Theft is a crime taken very seriously in Colorado, but how it is penalized can vary depending on the value of what was taken. That’s why theft isn’t simply a serious issue in Colorado – it’s also one that many people don’t fully understand when their freedom is on the line.
The circumstances surrounding a theft case will directly inform the penalties if the perpetrator is found guilty. These penalties may be misdemeanors or felonies, but no matter what, there are collateral consequences for those convicted that make theft no laughing matter.
Here is what you need to know about theft in Colorado and the penalties for being found guilty of it.
What Is Theft in Colorado?
The state of Colorado defines theft as taking something of value from someone else with the intent to deprive them of that property permanently. For you to be convicted of theft, the prosecution must show that you intended to take items forever – or never give money back to the rightful owner. If you borrowed money or items from another person, that’s not theft in Colorado, even if the person who owned what you borrowed was unaware of it.
In Colorado, theft can be a misdemeanor or felony crime. How it is charged depends on the value of the items taken or the stolen money.
Misdemeanor Theft in Colorado
Colorado regards the theft of goods or cash worth more than $50 but less than $2,000 as a misdemeanor crime. However, the value of the property or cash will inform the sentence:
Items Valued Between $50 and $300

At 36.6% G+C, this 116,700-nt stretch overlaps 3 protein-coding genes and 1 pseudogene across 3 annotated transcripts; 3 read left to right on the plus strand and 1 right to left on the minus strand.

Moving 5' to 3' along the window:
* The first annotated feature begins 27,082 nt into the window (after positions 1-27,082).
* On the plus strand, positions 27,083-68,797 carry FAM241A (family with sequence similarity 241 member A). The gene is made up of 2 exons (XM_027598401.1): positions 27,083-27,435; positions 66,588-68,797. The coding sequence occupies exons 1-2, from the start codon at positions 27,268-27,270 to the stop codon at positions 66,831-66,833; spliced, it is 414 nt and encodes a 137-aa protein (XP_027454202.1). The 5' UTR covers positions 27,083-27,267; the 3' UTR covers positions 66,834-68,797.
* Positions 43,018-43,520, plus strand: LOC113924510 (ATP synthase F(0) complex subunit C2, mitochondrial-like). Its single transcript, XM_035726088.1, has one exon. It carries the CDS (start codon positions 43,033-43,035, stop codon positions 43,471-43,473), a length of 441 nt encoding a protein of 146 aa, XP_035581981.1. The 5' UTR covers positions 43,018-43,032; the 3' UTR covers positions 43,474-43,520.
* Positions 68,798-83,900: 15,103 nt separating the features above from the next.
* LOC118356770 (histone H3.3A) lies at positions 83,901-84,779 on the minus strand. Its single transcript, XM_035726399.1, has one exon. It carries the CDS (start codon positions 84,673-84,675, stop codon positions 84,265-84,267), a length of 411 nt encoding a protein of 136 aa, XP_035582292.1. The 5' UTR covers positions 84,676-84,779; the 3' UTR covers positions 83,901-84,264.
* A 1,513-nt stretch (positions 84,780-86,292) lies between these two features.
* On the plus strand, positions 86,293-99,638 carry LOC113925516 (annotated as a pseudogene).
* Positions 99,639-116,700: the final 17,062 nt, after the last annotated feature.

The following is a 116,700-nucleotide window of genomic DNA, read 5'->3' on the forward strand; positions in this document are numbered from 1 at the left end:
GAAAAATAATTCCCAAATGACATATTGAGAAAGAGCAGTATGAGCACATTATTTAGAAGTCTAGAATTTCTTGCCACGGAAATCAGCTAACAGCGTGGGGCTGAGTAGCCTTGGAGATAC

This is a Class 3 misdemeanor. A conviction can put you in jail for up to six months and make you responsible for fines of as much as $750.
Items Valued Between $300 and $750
This is a Class 2 misdemeanor and is penalized by up to one year behind bars and fines of as much as $1,000.
Items Valued Between $750 and $2,000
This is a Class 1 misdemeanor. If convicted, you can face up to 18 months of incarceration and fines of as much as $5,000.
In some situations, you may also be ordered to pay restitution for the court to see that the victim was made whole after the theft. Restitution is money that compensates the victims for their losses due to the theft. How much restitution must be paid is up to the judge, but it is money that must be paid on top of any criminal fines.
Felony Theft Penalties
In Colorado, felony theft is charged in cases where the value of the goods or cash is over $2,000. However, felony charges get more serious as the value increases.
Value Between $2,000 and $5,000
This is considered a Class 6 felony in Colorado. It is penalized by up to 18 months in prison and fines of as much as $100,000.
Value Between $5,000 and $20,000
This is a Class 5 felony. It is punishable by as many as three years in prison and fines of $100,000.
Value Between $20,000 and $100,000
A prison sentence of six years can be handed down for this Class 4 felony. You can also be made to pay up to $500,000 in fines.
Value Between $100,000 and $1 Million
A Class 3 felony, a conviction can lead to incarceration for up to 12 years and make you accountable for fines of as much as $750,000.
Value Over $1 Million
A Class 2 felony can lead to incarceration for up to 24 years and require you to pay fines of up to $1 million.
About the Author:
Kimberly Diego is a criminal defense attorney in Denver practicing at The Law Office of Kimberly Diego. She obtained her undergraduate degree from Georgetown University and her law degree at the University of Colorado. She was named one of Super Lawyers’ “Rising Stars of 2012 & 2019-2022” and a “Top 100 Trial Lawyers in Colorado” for 2012-2022 by The National Trial Lawyers. Both honors are limited to a small percentage of practicing attorneys in each state. Additionally, Expertise names her to its lists of the 25 Best Denver DUI Lawyers and 21 Best Denver Criminal Defense Lawyers, both in 2020-2022. Ms. Diego has also been recognized for her work in domestic violence cases.